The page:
Celebrate Asia: No bandung in Bandung but there’s great coffee and street food
In our ongoing series looking at unique people, places and food in the region, CNA Lifestyle had a taste of the growing cafe culture and vibrant street food on offer in the Indonesian city of Bandung.
After spending a couple of days exploring Bandung, I’ve come to learn a few quirky things about Indonesia’s so-called Paris of Java.
Here in West Java’s capital city, all sorts of hantu – or ghosts – roam during the day, the people love their angklung music as much as their art deco buildings, and there’s absolutely no such drink as bandung in Bandung.
I was warned about that last part even before flying in, but I still found this fun fact more amusing than the people who dressed up as hantu pocong along Jalan Asia Afrika on weekends, presumably to terrorise kids and earn a few photo op bucks from tourists while they’re at it.
After all, nasi padang did come from Padang, right? But as my guide Sutandi patiently pointed out something he must’ve explained countless times to many visitors from Singapore – that rose milk drink is something people up north drink, not here. “Here it’s called soda sirup,” he said.
“Aha, so you do drink it!”
“Eh, not really.”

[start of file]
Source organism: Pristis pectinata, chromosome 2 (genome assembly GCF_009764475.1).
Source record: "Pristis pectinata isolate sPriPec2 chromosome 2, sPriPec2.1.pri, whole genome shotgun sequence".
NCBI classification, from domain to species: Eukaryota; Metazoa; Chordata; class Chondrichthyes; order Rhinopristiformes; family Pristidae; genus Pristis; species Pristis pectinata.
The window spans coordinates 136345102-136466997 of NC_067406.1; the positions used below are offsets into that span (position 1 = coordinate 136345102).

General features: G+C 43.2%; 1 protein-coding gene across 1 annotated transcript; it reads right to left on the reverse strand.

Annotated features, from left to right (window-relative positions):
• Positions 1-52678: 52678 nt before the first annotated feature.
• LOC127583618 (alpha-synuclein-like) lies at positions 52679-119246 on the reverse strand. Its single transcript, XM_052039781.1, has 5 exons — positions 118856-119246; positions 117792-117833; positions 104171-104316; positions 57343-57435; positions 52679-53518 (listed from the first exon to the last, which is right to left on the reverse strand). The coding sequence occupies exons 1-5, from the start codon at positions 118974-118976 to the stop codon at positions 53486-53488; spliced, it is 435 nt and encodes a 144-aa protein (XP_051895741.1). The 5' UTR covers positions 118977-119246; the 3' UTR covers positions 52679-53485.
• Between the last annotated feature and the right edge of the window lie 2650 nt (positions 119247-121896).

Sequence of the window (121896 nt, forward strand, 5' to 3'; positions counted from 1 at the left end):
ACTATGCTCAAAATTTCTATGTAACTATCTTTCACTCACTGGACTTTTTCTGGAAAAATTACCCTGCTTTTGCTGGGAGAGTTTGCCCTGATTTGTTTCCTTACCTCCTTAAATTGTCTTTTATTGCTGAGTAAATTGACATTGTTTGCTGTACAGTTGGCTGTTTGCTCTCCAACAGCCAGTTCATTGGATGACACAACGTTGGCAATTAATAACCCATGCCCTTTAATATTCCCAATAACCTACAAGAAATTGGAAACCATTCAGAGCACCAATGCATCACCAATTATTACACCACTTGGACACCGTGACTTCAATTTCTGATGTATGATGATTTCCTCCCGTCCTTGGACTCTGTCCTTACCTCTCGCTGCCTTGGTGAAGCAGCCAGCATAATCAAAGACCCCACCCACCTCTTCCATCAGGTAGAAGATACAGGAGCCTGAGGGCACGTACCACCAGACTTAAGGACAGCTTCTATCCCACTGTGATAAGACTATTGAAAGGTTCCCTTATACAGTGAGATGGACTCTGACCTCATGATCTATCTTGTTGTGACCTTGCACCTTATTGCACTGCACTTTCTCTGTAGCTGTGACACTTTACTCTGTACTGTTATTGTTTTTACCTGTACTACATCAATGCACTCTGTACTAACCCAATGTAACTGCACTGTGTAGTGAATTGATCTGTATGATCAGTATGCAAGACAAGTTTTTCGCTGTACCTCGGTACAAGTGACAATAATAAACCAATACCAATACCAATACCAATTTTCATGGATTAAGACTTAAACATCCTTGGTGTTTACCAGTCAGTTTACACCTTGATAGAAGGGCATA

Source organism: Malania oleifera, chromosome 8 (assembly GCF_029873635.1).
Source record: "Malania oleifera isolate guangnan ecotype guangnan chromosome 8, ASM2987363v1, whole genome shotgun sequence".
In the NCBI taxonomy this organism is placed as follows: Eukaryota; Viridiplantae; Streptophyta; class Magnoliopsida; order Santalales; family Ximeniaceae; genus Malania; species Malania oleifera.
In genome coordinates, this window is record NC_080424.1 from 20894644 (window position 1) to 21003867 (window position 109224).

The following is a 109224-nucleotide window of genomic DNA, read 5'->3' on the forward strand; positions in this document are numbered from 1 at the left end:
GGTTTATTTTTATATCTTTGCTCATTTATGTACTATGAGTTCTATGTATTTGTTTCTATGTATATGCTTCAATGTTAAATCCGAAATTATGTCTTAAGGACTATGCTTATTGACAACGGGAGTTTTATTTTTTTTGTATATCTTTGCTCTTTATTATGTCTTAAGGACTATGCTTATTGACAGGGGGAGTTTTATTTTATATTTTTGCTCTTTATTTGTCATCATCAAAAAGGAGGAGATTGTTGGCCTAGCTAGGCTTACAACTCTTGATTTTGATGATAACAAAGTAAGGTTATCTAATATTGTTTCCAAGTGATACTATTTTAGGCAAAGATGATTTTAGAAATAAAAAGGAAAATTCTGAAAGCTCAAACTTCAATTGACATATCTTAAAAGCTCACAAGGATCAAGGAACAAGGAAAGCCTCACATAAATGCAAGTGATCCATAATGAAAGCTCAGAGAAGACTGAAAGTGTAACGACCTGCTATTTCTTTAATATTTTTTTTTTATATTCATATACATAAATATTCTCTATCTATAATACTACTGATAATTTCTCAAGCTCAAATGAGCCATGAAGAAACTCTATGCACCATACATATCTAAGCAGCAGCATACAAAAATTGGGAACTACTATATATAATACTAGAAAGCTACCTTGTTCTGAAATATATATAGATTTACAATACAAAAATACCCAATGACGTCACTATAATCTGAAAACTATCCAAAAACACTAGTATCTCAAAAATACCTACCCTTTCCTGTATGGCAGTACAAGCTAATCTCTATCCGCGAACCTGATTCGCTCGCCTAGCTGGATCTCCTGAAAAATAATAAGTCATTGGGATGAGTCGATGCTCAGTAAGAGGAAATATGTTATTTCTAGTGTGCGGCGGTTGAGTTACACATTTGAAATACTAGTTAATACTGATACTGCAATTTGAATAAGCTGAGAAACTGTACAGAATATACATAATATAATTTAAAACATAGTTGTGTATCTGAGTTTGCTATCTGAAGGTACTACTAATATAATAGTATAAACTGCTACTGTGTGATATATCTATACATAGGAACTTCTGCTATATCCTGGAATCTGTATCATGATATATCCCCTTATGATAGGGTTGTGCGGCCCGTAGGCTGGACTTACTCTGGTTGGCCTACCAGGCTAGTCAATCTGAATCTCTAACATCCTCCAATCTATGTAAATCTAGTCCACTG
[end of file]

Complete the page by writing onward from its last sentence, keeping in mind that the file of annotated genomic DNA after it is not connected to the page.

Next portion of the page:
Which was true – I didn’t see a single person holding a glass of anything that looked even remotely bandung-ish. Instead, everyone seemed to be either sipping coffee or slurping some soupy dish.
A CUP OF JAVA AND CAFE CULTURE
Bandung is slowly gaining a reputation as a foodie place – and it becomes evident when you notice that almost everywhere you’ll find either modern hipster cafes or old school food carts and restaurants selling traditional fare.
The past seven years have seen a cafe boom in the city – according to Rey, a barista at year-old cafe Kopi Magma, last year there were around 600 places where people can fittingly have their cup of java, ranging from cafes to traditional warungs.
“The Dutch used us for their coffee production during colonial times, they gathered coffee from all around Indonesia and called it Java Preanger. Now, coffee is our obsession. Even our leaders discussed independence over coffee,” said Rey, who himself got into the coffee biz by working at a coffee plantation near Bandung.
Now, everyone discusses everything over coffee here. Kopi Magma is at one end of the touristy Braga Street. Further down, you’ll see many more but their spot seems quite apt – it’s in an old building that used to house textiles for the VOC or Dutch East India Company. Journalists and creative types work from there. It’s flanked by a radio station and Bandung’s oldest movie theatre-turned-music venue for rockers. And nearby is the building where the historic Bandung Conference took place, where Zhou Enlai, Jawaharlal Nehru and Sukarno hung out in 1955. That and a Starbucks.